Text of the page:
Two leading human rights groups on Monday called for U.S. Attorney General Eric Holder to appoint a "special prosecutor for torture" to investigate violations of criminal laws relating to the CIA's use of torture techniques.
In light of new information disclosed in the recent Senate Intelligence Committee report on the CIA torture program between 2002 and 2007, Human Rights Watch and the American Civil Liberties Union wrote a letter to Holder asking for a new investigation.
The prosecutor should be provided "with files from the investigation completed by John Durham and his investigators, as well as the full 6,700-page version of the Senate torture report," and should be asked to "conduct a comprehensive criminal investigation of the conduct described in the report, including all acts authorizing or ordering that conduct," the letter said.
The White House has repeatedly refused to further investigate into the matter, instead pointing to a previous investigation conducted by a special prosecutor, Durham, who spent three years looking into possible wrongdoing by the CIA and determined that the "admissible evidence would not be sufficient to obtain and sustain a conviction beyond a reasonable doubt."
But the two human rights groups claim the release of the new Senate report warrants a new investigation.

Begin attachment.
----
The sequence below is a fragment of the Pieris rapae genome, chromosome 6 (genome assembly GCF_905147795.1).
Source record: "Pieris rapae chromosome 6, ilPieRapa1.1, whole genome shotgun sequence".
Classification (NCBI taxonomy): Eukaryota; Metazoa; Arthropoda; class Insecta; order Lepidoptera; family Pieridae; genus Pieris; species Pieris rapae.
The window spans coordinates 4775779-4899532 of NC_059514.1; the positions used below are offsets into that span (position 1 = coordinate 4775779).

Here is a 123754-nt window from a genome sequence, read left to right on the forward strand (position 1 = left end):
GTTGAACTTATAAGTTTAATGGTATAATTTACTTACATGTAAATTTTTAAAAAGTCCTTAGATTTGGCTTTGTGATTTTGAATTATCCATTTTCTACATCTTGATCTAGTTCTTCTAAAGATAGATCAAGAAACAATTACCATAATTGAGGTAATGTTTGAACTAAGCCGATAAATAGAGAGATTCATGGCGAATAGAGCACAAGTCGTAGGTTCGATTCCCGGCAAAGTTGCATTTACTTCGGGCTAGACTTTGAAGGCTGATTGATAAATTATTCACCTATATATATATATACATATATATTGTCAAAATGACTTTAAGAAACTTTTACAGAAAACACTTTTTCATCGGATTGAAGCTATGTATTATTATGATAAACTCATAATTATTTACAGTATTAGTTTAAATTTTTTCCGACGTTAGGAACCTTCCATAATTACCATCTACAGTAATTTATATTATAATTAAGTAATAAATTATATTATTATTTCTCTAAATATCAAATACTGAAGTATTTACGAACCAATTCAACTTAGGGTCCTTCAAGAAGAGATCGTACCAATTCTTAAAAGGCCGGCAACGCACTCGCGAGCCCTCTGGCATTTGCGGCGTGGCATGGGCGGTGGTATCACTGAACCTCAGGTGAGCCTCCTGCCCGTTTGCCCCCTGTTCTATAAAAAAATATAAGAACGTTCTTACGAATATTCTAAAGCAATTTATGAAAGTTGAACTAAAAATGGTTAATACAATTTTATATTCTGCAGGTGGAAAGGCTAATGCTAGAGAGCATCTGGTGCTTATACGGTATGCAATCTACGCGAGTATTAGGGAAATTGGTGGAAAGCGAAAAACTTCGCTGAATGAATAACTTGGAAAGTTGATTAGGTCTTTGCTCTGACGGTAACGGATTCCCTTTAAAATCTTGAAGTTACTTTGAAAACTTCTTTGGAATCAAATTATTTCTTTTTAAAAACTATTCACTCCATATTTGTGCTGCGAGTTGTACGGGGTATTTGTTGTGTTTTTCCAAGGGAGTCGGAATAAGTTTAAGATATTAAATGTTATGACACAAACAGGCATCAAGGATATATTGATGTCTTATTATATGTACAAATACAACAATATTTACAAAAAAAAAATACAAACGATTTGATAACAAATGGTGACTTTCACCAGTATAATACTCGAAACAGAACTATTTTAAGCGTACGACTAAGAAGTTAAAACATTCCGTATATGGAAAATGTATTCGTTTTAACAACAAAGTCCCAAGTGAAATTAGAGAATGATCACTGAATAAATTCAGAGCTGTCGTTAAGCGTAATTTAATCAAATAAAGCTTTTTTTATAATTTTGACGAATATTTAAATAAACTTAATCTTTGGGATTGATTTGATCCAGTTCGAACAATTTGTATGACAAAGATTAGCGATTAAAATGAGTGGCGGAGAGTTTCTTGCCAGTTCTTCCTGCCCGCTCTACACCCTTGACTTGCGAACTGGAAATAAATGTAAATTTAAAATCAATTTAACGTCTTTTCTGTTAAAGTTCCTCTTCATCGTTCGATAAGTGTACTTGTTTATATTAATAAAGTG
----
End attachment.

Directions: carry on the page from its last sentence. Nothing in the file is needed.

"There is a qualitative difference between having access to more than six million pages of documents," as Durham did, and "conducting a criminal investigation based on a 6,700-page report that pieces together those documents into a narrative indicating a vast criminal conspiracy, under color of law, to commit torture and other serious crimes."
Even if the former prosecutor's mandate was broad, "we have been unable to find any evidence that Mr. Durham or his investigators interviewed any prisoner who was subjected" to the CIA program, the letter said.
Citing an obligation under a United Nations covenant, the groups conclude, "The necessity of investigating issues of criminal liability is made more urgent by the fact that many of the individuals who authorized the conduct documented in the Senate torture report are publicly defending the necessity, effectiveness, and legality of that conduct. Against this background, we believe the failure to conduct a comprehensive criminal investigation would contribute to the notion that torture remains a permissible policy option for future administrations; undermine the ability of the United States to advocate for human rights abroad; and compromise Americans' faith in the rule of law at home."